BGS news

UK’s geomagnetic blind spots tackled with new observatories

Three new geomagnetic observatories have been installed across the UK to fill in the country’s 'blind spots' and tackle the risk posed by space weather.

28/07/2022 By BGS Press
An array of solar panels in a field
One of the new geomagnetic observatories installed by BGS. BGS © UKRI.

Three new underground geomagnetic observatories in County Fermanagh, Leicestershire and Sussex will detect and eventually help predict space weather, which can potentially disrupt power grids, satellite communications and the GPS on smartphones.

They were installed underground in quiet, rural locations by the BGS Geomagnetism team. The solar-powered observatories will collect data about Earth’s natural magnetic field and send it back to BGS in real-time, using the mobile phone network.

Why do we need new geomagnetic observatories?

Intense geomagnetic storms can have an adverse impact on technology like
power systems, satellite operations and smartphones.

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The new magnetometers mean we now have full coverage of magnetic field change across the UK.

Very large geomagnetic storms produce widespread aurora. While beautiful, they have the potential to be incredibly disruptive.

They could cause power disruption and affect essential services like satellite communications and transport.

Now that we have monitors in our blind spots, we will better understand in detail where and what ground effects can occur and understand why they happened.

Dr Ciarán Beggan, BGS Geophysicist.

Britain has had geomagnetic observatories in Shetland, Eskdalemuir and
Devon since 1908, covering the country from north to south; the three new observatories will improve the breadth of measurements from west to east.

A map with graded black-to-orange circles covering the whole of the UK, indicating the extent of the eachof the geomagnetic observatories
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Zones of influence for the geomagnetic observatories.

The blue dots are existing observatories in the UK, Ireland and in northern Europe. The green dots are new UK observatories, three of which BGS installed in the past six months. The graded colouring from red to yellow shows the distance away from each location (up to 300 km away). No UK observatory is more than about 350 km (yellow colour) from its nearest neighbour and every part of the UK is within 200 km of an observatory.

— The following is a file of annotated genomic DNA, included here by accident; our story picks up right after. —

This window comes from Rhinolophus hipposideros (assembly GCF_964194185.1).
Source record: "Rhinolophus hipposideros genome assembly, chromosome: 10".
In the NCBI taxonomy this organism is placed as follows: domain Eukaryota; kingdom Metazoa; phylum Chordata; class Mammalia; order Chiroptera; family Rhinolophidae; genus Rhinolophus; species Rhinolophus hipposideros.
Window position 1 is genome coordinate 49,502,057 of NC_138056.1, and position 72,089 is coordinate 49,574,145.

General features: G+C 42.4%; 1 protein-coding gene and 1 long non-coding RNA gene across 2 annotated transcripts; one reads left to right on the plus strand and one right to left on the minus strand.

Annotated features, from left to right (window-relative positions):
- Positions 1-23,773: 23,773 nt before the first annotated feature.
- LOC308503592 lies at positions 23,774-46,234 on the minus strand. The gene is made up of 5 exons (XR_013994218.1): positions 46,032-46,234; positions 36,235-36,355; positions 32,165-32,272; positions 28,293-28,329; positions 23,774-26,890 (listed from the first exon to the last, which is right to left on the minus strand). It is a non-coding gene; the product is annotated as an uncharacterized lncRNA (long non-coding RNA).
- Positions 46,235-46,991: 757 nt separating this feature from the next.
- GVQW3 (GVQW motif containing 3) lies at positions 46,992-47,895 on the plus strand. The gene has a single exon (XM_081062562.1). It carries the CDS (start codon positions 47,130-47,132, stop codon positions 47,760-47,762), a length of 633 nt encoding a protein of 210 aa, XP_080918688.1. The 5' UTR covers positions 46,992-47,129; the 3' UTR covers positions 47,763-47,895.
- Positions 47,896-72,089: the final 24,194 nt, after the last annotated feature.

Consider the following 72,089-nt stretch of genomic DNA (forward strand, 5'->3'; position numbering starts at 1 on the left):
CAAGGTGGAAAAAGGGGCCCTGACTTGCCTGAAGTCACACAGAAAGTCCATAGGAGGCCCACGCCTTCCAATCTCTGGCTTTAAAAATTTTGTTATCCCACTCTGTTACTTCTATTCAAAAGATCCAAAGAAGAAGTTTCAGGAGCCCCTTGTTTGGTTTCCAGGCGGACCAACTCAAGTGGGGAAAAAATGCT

The Aberdeen observatory is operated by Lancaster AuroraWatch, not BGS.


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Mitigating a national risk

Severe space weather was included in the UK Government’s National Risk Register 2020.

Geomagnetic storms are one form of space weather. They interrupt essential
services by creating geoelectric fields in the subsurface, which then flow
into transformers, pipelines and railways, causing malfunctions.

Other effects include an increase in the density of the upper atmosphere (ionosphere), which disrupts radio waves passing through it. This leads to a loss of signal between the ground and satellites, affecting communications and the accuracy of global navigation satellite systems (GNSS). A huge number of technology systems rely on GNSS, including:

  • phones
  • trains
  • self-driving vehicles
  • timing for internet transactions

Major geomagnetic storms are relatively rare but, as Dr Beggan points out, they
have a pattern.

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Major geomagnetic storms happen every 30 or 40 years in the UK, but we haven’t had a big one since 1989.

We live in a completely different society now, where we are all reliant on
continuous electricity supplies, smartphones and satellite communications — a major geomagnetic storm could significantly reduce those services.

We’re currently moving into a stronger part of the solar cycle, which means the chance of large geomagnetic storms is greater.

Geomagnetic storms are currently hard to predict in terms of size or even arrival time from the Sun. Adding the new sensors means we are able to measure their effects on the ground in real-time and advise on the impact on technology.

Dr Ciarán Beggan, BGS Geophysicist.

Further reading


The geomagnetic observatories were funded by UK Research and Innovation’s £20 million Space weather innovation, measurement, modelling and risk (SWIMMR) programme. 

Media contact: Sarah McDaid ( 07866789688)

How were the new sites selected?

Ciarán Beggan said: ‘We need a magnetically quiet, secure site. A magnetically quiet site must be at least 250 m from buildings, power lines and electric fences and 5 km from an electrified train line.

‘Ideally, it will have a south-facing aspect for the solar panel and 1 m of soil to allow the sensor to be buried. We ask permission from the landowner prior to installation. We want locations that are around 200–250 km from the existing observatories as this is the general “scale” of magnetic field changes during geomagnetic storms.

‘Fermanagh is the most westerly part of Northern Ireland. The Sussex site is relatively easterly and is part of an existing BGS facility at Herstmonceux. The Leicestershire site is approximately in the middle of England, equidistant between the observatories in Devon and Eskdalemuir.’

Examples of geomagnetic storms having adverse impact:

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